The cytotoxicity, mechanism of cell death, mitotic activity, and

The cytotoxicity, mechanism of cell death, mitotic activity, and reactive oxygen species (ROS) generation were determined by tetrazolium bromide reduction assay, flow cytometry, cytokinesis-block proliferation index, and superoxide dismutase-inhibitable reduction of ferricytochrome c, respectively. The genotoxicity was measured using PND-1186 concentration comet assay and cytokinesis-block micronucleus assay. The cytotoxicity of CHX in RAW264.7 cells presented a dose- and time-dependent manner (p smaller than 0.05). The mode of cell death shifted from apoptosis to necrosis when the dosage of CHX increased. The genotoxicity of CHX in RAW264.7 cells had shown

DNA damage in a dose-dependent manner (p smaller than 0.05). Prolongation of cell cycle and the increase of ROS generation also expressed in a dose-dependent manner (p smaller than 0.05). Taken together, the data suggested that CHX-induced cytotoxicity and genotoxicity on macrophages may be via ROS generation. (c) 2012 Wiley Periodicals, Inc. Environ compound screening assay Toxicol 29: 452-458, 2014.”
“In this paper, I discuss the discovery of the DNA structure by Francis Crick and James Watson, which has provoked a large

historical literature but has yet not found entry into philosophical debates. I want to redress this imbalance. In contrast to the available historical literature, a strong emphasis will be placed upon analysing the roles played by theory, model, and evidence and the relationship between them. In particular, I am going to discuss not only Crick and Watson’s well-known model and Franklin’s x-ray diffraction pictures (the evidence) but also the less well known theory of helical diffraction, which was absolutely crucial to Crick and Watson’s discovery. The insights into this groundbreaking selleck chemicals llc historical episode will have consequences for the ‘new’ received view of scientific models and their function and relationship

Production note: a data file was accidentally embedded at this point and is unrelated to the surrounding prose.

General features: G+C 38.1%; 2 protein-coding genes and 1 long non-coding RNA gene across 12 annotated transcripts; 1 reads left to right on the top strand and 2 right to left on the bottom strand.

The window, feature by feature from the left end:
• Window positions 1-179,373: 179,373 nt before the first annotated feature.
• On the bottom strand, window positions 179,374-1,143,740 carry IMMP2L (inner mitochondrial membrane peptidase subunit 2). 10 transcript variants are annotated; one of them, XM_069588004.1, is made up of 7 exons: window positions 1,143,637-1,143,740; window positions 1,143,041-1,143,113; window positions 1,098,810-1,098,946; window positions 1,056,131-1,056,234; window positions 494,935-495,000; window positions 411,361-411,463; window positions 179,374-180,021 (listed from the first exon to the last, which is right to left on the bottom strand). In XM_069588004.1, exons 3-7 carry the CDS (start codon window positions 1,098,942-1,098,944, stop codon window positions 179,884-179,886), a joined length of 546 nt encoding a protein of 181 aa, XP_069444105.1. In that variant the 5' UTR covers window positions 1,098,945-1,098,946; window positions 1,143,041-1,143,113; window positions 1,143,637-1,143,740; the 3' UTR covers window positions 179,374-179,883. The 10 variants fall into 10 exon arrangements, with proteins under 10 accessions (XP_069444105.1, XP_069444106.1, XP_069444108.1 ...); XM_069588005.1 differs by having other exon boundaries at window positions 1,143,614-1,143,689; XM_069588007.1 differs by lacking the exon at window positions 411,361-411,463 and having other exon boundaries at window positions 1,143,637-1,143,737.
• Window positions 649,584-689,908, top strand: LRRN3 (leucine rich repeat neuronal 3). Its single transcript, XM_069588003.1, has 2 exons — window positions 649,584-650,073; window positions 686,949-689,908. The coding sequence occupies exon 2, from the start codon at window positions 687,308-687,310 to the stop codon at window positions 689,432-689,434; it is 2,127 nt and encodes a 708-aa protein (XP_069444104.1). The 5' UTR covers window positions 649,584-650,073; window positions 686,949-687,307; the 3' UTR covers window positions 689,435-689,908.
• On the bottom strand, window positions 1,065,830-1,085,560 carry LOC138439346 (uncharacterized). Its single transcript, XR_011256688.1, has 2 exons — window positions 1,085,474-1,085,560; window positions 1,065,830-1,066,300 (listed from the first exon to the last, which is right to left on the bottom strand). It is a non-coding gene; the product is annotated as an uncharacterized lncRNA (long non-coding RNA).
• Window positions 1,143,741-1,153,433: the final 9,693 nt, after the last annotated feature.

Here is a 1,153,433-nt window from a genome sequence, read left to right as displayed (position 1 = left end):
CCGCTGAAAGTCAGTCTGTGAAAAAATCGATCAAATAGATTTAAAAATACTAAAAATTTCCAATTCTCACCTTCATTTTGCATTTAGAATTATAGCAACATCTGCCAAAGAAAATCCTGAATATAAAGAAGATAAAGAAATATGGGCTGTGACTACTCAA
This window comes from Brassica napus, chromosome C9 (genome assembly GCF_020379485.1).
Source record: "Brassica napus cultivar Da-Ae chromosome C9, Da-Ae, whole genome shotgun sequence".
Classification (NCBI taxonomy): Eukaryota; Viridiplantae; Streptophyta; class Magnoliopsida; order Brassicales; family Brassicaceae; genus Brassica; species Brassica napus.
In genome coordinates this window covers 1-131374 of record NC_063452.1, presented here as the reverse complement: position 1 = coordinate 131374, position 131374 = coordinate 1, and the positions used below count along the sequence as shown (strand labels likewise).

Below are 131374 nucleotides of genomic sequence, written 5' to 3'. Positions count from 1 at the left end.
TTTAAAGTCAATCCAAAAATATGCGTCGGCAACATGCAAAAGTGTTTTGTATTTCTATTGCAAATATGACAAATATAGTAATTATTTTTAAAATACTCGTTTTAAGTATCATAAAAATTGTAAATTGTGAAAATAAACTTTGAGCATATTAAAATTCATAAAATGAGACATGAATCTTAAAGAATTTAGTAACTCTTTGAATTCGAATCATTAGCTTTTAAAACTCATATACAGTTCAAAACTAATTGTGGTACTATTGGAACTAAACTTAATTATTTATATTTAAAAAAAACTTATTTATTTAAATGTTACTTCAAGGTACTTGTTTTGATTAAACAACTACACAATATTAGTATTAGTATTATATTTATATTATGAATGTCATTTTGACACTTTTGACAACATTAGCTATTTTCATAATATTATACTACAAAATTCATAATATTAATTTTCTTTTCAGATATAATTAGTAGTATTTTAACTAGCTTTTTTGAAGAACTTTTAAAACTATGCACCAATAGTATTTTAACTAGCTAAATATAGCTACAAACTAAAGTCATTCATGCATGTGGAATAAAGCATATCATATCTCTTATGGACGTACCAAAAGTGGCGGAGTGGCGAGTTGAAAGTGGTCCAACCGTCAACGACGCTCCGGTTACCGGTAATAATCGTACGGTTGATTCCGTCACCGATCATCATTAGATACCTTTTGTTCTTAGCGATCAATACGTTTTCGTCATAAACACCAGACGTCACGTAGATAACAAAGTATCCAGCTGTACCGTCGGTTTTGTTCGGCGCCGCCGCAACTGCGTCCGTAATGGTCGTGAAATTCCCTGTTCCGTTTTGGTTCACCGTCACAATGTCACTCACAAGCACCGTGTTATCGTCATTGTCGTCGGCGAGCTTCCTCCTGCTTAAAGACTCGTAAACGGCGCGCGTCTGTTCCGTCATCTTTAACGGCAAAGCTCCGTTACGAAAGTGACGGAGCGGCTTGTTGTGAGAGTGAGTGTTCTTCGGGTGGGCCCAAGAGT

to theory and world. The received view, dominated by works by Cartwright and Morgan and Morrison ([1999]), rather than trying to put forth a ‘theory of models’, is interested in questions to do with (i) the function of models in scientific practice and (ii) the construction of models. In regard to (i), the received view locates the model (as an idealized, simplified version of the real system under investigation) between theory and the world and sees the model as allowing the application of the former to the latter. As to (ii) Cartwright has argued for a phenomenologically driven view and Morgan and Morrison ([1999]) for the ‘autonomy’ of models in the construction process: models are determined neither by theory nor by the world. The present case study of the discovery of the DNA structure strongly challenges both (i) and (ii). In contrast to claim (i) of the received view, it was not Crick and Watson’s model but rather the helical diffraction theory which served a mediating purpose between the model and the x-ray diffraction pictures.

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